For a full listing of available courses and more information on the NATA Part 135/91 Training Center, click here

Blogs
 

Update 2017 FAA Authorization Legislation

ATC Corporation

House and Senate transportation committees have released their long-awaited proposals to reauthorize the programs and activities of the Federal Aviation Administration. As anticipated, the two proposals have different goals – the Senate bill will improve operations at the FAA, making it easier for aviation businesses to interact with the agency, while the House bill will privatize air traffic control and undermine aviation safety, jobs and investment.

On June 21st, the House Transportation and Infrastructure Committee released H.R.2997, the 21st Century AIRR Act, which creates a user-fee funded air traffic control corporation. NATA and other major general aviation associations are united in opposition to the proposal as it continues to represent an unnecessary leap of faith for general aviation and rural America, including risks to stability of the world’s safest air traffic control system. 

The Senate Commerce version of the FAA bill, S.1405, the Federal Aviation Administration Act of 2017, released the following day, does not create an air traffic control corporation. Instead, the legislation assists the agency toward a more efficient operating structure including provisions acting on ideas proposed by NATA.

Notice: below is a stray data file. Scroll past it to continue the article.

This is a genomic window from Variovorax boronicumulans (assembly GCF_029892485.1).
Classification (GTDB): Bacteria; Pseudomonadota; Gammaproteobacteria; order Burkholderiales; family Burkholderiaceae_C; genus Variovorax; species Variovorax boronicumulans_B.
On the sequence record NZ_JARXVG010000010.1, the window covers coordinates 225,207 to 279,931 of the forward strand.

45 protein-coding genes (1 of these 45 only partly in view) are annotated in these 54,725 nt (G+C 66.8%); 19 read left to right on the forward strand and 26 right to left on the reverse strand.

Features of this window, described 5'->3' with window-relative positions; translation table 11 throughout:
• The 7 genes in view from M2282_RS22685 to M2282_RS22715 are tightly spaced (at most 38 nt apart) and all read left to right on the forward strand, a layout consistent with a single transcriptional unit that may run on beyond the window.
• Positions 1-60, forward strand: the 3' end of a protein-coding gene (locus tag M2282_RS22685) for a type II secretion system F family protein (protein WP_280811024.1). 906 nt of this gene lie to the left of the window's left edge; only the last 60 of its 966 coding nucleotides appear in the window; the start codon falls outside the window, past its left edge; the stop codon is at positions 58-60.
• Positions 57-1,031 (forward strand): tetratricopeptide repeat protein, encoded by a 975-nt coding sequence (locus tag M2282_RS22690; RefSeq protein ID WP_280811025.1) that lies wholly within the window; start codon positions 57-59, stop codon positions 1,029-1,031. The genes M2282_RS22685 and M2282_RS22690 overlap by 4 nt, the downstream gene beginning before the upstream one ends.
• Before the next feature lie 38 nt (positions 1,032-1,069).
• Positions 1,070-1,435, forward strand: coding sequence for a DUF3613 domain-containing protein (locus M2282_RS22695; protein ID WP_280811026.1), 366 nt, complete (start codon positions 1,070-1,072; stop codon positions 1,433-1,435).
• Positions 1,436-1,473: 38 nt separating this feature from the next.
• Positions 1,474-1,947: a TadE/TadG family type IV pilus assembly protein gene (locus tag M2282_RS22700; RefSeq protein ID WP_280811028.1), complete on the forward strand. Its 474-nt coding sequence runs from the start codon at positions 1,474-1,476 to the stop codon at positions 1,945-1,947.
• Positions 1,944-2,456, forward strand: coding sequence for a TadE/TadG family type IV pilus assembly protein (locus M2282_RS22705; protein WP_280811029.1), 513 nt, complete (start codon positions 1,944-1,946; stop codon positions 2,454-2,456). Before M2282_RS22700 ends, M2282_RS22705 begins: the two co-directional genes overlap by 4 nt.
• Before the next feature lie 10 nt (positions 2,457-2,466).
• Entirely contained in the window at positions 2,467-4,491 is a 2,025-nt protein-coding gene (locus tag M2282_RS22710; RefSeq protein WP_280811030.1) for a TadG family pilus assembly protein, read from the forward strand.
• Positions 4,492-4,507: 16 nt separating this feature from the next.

To join NATA’s effort in opposing a proposal that will “produce uncertainty and unintended consequences without achieving the desired outcomes,” visit NATA’s Legislative Action Center and ensure your voice is heard on Capitol Hill.  

"Uber in the Sky"

NATA and AOPA worked jointly to educate Congress in support of the FAA’s current policy of limiting the occasions when pilots may seek funds to offset their flights. The 2017 House bill no longer requires the FAA to allow expense sharing but rather requires the FAA to better educate pilots on current regulations and a GAO study of the agency’s policy rationale.  The Senate bill contains no similar provision.

In 2016, a House committee approved FAA bill stripped the agency’s authority to regulate the sharing of flight expenses. Proponents were attempting to create “Uber in the sky” websites (examples: Flytenow, AirPooler, and others) that deliberately bypass the FAA’s safety net of required pilot training and aircraft maintenance for commercial flights.  For example, private pilots with as little as 35 hours of flight time, who have no requirement for minimum liability insurance, and are not required to hold ratings permitting flight in poor weather, could carry passengers for hire. 

A Pro-Active Aviation Business Agenda

FAA bills are also an opportunity to advance a common-sense, pro-aviation business agenda.  For example, the last multi-year FAA bill included an NATA proposal to improve the consistency of regulatory interpretation across the FAA’s regions and district offices.  The NATA staff, working in coordination with its policy committees, is advancing proposals to assist its member companies to operate safely and more efficiently, including:

- Recommendations related to consistency of regulatory interpretation;
- Combatting illegal charter;
- Increasing FAA’s use of delegated authority; and 
- Clarifying that federal air transportation taxes are not applicable to aircraft management services.

For more information about this and other issues related to the FAA please contact Rebecca Mulholland, Director of Legislative Affairs, at rmulholland@nata.aero.